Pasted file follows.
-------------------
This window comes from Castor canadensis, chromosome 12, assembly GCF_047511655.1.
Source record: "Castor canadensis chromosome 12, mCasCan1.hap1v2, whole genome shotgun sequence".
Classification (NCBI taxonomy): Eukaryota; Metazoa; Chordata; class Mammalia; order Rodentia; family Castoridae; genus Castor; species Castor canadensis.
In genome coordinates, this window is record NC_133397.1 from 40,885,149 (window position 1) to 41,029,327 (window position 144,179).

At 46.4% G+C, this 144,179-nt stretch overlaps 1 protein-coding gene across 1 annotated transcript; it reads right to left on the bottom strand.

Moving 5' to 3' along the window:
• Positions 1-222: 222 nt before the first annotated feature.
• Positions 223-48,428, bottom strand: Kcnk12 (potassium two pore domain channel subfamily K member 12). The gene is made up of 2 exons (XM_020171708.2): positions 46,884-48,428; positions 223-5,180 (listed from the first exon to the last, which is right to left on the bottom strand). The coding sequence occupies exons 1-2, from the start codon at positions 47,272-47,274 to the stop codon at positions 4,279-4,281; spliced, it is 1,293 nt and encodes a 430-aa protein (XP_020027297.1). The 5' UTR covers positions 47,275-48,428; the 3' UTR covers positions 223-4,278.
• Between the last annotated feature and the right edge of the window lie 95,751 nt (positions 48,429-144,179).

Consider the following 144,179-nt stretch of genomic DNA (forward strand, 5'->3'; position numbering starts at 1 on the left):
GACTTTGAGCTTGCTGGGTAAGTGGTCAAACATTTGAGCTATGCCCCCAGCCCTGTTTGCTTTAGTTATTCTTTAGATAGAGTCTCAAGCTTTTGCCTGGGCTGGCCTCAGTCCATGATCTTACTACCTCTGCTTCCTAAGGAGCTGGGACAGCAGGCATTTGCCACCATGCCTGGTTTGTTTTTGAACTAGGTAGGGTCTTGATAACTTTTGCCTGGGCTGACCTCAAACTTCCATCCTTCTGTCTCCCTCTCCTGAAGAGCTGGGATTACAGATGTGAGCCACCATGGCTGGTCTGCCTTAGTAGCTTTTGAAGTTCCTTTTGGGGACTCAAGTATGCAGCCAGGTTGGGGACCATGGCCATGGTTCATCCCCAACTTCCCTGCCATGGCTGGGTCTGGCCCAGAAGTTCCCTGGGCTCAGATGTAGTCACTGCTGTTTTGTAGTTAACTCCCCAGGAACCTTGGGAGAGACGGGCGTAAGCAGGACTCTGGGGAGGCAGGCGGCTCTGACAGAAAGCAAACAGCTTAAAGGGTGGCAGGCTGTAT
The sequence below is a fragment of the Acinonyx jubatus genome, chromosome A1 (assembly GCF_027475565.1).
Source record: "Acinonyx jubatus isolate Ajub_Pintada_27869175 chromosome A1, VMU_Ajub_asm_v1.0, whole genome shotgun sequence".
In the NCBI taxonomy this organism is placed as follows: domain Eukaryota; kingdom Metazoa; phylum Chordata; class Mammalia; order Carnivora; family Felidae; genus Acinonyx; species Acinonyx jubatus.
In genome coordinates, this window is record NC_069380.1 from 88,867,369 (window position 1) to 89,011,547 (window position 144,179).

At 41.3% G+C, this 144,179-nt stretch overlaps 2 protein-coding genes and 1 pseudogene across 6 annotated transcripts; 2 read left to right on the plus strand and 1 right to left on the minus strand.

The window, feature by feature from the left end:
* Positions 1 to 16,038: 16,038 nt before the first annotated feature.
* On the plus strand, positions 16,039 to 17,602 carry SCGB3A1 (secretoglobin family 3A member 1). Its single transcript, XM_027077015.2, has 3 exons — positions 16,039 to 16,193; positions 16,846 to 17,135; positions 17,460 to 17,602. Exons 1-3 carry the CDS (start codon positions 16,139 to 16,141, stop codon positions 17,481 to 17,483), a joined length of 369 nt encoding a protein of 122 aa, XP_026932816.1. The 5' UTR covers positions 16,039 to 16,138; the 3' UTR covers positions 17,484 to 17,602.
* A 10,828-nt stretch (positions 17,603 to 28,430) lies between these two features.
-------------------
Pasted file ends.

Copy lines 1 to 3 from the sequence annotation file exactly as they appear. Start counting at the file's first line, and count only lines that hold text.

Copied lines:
This window comes from Castor canadensis, chromosome 12, assembly GCF_047511655.1.
Source record: "Castor canadensis chromosome 12, mCasCan1.hap1v2, whole genome shotgun sequence".
Classification (NCBI taxonomy): Eukaryota; Metazoa; Chordata; class Mammalia; order Rodentia; family Castoridae; genus Castor; species Castor canadensis.